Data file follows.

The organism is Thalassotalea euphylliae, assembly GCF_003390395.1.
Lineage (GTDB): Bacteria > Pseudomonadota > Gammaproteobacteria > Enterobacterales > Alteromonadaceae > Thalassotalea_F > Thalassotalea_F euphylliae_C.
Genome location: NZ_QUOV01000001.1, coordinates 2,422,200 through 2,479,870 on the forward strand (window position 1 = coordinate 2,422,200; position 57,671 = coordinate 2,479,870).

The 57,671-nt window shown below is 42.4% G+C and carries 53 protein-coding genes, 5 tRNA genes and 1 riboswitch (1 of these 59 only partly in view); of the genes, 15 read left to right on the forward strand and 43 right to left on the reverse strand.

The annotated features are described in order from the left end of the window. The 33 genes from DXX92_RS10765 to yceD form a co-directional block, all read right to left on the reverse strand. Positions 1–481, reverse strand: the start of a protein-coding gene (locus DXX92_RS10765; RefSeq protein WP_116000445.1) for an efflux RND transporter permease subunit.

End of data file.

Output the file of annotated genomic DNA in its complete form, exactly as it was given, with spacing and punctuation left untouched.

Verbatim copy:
The organism is Thalassotalea euphylliae, assembly GCF_003390395.1.
Lineage (GTDB): Bacteria > Pseudomonadota > Gammaproteobacteria > Enterobacterales > Alteromonadaceae > Thalassotalea_F > Thalassotalea_F euphylliae_C.
Genome location: NZ_QUOV01000001.1, coordinates 2,422,200 through 2,479,870 on the forward strand (window position 1 = coordinate 2,422,200; position 57,671 = coordinate 2,479,870).

The 57,671-nt window shown below is 42.4% G+C and carries 53 protein-coding genes, 5 tRNA genes and 1 riboswitch (1 of these 59 only partly in view); of the genes, 15 read left to right on the forward strand and 43 right to left on the reverse strand.

The annotated features are described in order from the left end of the window. The 33 genes from DXX92_RS10765 to yceD form a co-directional block, all read right to left on the reverse strand. Positions 1–481, reverse strand: the start of a protein-coding gene (locus DXX92_RS10765; RefSeq protein WP_116000445.1) for an efflux RND transporter permease subunit.